vSphere-6:Part 6-vCenter Server Basic Configuration


In last 2 post of this series we learnt how to install vCenter Server 6 on Server 2012 and how to enable AD authentication for SSO so that your domain users can login to vCenter server and manage it.

If you have missed earlier posts of this series then you can access the same by clicking on below links:

1: Introduction to vSphere 6

2: vSphere 6-Lab Setup

3: Installing and Configuring Esxi Server 6

4: Installing vCenter 6

5: Enabling AD Authentication for vCenter Server

In this post we will touch down on basic tasks that needs to configure vCenter before we can start using it in Lab/Production. Steps included in this post are typically for Lab environment and you might need to perform some additional tasks before your prod vCenter goes live.

Let’s talk less in this post and dive directly into configuring vCenter server.

1: Configuring Licenses for vCenter and Esxi hosts

Installing vCenter Server and Esxi host license is something which I love to do as soon as I complete installation process. By default vCenter Server has 60 days evaluation period and if you are trying your hands on vSphere 6 before making a decision to purchase it for your production environment you can go ahead with evaluation mode as well.

Note: You will not be able to manage your infrastructure past 60 days evaluation period.

To install licenses for vCenter Server and Esxi hosts login to vCenter Server using vSphere Web-Client.

Note: With vSphere 6, licensing has shifted to PSC and if you are running vCenter with External PSC then login to PSC UI to install licenses.

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As soon as you login to vCenter server, you will see a message “There are vcenter servers systems with expired or expiring licenses in your inventory”

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To install licenses navigate to Home > Administration > Licenses and click on Licenses tab. Click on “+” to start adding your licenses.

 

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Note: The way licenses were applied to vCenter Server and Esxi host have changed a bit with vSphere 6. Earlier we had to select the device and right click on device to associate license to that device.

With vSphere 6 you first have to add licenses in inventory and then it will be associated to corresponding devices.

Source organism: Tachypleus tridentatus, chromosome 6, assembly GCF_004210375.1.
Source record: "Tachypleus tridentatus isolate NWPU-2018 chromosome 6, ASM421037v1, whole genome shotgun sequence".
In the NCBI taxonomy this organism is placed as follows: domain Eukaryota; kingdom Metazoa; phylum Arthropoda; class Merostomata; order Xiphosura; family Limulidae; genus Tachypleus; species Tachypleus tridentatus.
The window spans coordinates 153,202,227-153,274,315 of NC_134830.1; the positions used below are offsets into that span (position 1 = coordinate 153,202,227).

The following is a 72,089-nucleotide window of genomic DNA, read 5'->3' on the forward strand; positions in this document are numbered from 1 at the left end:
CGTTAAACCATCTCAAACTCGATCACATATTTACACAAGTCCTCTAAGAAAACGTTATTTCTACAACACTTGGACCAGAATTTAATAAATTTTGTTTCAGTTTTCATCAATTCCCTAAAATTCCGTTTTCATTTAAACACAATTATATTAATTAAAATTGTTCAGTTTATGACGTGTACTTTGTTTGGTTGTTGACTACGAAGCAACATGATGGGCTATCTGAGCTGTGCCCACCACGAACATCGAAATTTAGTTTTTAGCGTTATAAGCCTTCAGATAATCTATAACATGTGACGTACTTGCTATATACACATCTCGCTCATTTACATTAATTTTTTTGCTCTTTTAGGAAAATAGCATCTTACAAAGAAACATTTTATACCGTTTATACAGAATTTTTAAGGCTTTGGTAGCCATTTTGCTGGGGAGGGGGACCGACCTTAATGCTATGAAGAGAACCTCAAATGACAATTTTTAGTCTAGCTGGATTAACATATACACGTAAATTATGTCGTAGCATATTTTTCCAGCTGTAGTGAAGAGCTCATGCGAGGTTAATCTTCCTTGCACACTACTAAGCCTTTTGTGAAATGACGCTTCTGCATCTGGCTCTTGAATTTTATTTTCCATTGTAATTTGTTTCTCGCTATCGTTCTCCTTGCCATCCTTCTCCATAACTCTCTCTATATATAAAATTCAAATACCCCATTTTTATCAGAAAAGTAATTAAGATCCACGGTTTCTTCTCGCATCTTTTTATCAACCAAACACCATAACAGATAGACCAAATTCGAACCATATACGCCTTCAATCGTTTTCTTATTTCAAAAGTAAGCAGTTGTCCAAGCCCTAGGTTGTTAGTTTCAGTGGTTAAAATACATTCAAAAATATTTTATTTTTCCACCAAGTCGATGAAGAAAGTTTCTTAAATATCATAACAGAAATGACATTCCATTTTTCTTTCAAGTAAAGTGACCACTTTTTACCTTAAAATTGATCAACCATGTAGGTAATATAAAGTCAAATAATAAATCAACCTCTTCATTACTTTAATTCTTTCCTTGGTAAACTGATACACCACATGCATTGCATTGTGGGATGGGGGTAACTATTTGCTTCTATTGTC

Clicking + sign will open a new window. Paste your license key in this window and hit next.

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Provide a name to your license key as per your naming standard and hit next. vSphere will automatically detect the license type (whether it is vCenter license or Esxi host license)

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Hit finish button to complete adding your license.

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Follow similar procedure for adding Esxi host license.

Once you done with adding all your licenses your screen will look like as shown below:

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2: Creating Datacenter/Cluster

From home page click on Hosts and Cluster and select vCenter server. Click on Create Datacenter.

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Provide name to your datacenter and click OK.

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Next is to create cluster. Select the datacenter which you just created and click on “Create a cluster”

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A new window will be launched. Give a name to your cluster and click on arrow button in front of DRS and HA to expose advanced option.

Select the checkbox “Turn ON” in front of DRA and HA.

In my lab I am using DRS in fully automated mode. Also I have disabled Admission Control under HA (Which is not a good practice to follow especially in Prod environment). To disable Admission Control uncheck “Enable admission control” checkbox.

Once you are done with selecting the appropriate options click on OK button to start creating a cluster.